Tin House Flash Fridays
⇒This is the story of a haunting. This is a story about remnants. In the way in which the story is structured and the We-narrator speaks, the remnants themselves come to stand in for or even overshadow the past they represent. While the protagonists(s) are haunted by the memory of a past event, it is the sign of the event and not the event itself that is presented as the crisis of the story.
In “Brick by Brick,” Mika Taylor shows true mastery of a narrative form that has seen a lot of usage over the past decades. I don’t even know what to call this form; perhaps I’ll call it an “escalation narrative,” since the actions/events described therein escalate from something small and manageable to something terrible and all-encompassing (I’m writing around the overall plot and premise of this piece, in case you haven’t read the story yet).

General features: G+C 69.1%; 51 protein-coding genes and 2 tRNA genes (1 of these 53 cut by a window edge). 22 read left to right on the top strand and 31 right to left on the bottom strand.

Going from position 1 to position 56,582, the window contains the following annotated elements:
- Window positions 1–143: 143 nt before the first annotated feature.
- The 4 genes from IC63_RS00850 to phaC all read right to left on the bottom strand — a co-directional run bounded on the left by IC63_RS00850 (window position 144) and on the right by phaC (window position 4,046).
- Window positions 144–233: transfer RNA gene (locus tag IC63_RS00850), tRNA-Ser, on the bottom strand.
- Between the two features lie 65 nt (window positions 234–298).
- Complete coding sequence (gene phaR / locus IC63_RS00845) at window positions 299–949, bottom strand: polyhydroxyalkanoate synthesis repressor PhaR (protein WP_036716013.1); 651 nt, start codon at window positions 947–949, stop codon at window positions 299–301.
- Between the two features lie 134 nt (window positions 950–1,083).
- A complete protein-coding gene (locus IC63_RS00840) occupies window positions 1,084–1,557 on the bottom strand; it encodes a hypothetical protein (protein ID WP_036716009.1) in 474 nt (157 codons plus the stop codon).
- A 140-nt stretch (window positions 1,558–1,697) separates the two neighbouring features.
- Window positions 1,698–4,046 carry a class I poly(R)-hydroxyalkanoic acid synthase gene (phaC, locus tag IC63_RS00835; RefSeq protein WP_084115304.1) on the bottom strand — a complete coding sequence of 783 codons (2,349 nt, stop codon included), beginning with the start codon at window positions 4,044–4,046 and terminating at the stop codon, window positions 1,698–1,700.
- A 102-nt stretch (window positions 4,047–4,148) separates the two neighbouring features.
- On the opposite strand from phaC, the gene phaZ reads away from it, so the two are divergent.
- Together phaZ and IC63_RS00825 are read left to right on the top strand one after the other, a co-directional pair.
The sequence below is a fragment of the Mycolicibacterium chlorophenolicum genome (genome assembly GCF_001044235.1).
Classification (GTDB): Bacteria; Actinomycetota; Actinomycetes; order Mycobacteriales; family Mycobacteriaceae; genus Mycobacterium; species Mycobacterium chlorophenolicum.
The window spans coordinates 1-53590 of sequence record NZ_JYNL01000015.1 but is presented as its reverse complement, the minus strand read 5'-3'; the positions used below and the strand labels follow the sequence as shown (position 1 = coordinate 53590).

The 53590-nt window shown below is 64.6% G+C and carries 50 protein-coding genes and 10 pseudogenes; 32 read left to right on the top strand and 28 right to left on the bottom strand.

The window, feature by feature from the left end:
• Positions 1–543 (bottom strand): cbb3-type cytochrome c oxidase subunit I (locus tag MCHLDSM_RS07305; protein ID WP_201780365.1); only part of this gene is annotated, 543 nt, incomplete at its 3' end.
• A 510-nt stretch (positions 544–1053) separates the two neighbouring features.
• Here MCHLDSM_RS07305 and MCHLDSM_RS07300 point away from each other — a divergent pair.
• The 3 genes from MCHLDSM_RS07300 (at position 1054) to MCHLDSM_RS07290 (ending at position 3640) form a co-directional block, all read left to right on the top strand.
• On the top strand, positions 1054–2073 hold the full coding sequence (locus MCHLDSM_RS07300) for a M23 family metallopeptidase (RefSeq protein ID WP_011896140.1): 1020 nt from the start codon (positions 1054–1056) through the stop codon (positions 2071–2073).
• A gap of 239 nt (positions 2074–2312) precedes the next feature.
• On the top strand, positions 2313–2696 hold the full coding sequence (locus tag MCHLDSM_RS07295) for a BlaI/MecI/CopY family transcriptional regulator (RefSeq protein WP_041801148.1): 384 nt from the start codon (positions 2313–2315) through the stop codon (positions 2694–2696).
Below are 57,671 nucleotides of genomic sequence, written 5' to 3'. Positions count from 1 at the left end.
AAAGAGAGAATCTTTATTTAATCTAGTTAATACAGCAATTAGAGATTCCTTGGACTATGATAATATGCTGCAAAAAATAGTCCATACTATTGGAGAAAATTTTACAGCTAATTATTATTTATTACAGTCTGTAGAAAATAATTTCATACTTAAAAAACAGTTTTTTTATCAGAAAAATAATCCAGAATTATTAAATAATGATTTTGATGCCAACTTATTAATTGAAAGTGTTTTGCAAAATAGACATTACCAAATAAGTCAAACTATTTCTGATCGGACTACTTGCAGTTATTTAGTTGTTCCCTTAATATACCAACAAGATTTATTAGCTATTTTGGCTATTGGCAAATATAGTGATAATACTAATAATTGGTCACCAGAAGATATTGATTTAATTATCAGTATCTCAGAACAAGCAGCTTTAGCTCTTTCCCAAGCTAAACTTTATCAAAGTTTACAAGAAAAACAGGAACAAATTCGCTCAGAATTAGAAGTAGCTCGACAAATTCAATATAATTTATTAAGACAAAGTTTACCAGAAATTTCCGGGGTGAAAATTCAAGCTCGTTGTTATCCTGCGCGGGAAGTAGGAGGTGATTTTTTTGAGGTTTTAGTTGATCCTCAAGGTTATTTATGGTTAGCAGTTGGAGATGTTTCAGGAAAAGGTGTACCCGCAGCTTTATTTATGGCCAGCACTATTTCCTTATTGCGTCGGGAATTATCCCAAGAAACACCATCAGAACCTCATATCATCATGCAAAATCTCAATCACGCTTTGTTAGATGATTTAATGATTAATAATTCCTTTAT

Wait, you say. Don’t all narratives escalate? Isn’t that another way of saying rising-action?
Let me rephrase: “Brick by Brick” follows a structure of procedural escalation; each action resembles but is far more drastic than its previous action.
Donald Barthelme’s “The School” and George Saunders’s “93990” are good examples of this form. The same thing happens over and over again, but something—a character’s reaction, the severity of the thing that happens—is building toward a crescendo.
This piece is very serious, though its narrative surface consists of seemingly mundane details—paint, spackle, linoleum. These are the layers that coat the memory of the event from which the protagonists can’t escape, by which they are haunted.
You’ll know by the end of the first paragraph what this story is about, what the big secret is. That knowledge doesn’t spoil the narrative’s progress but simply makes the piece darker, more psychologically complex, though the story itself follows a very simple formula. But what a successful formula it is.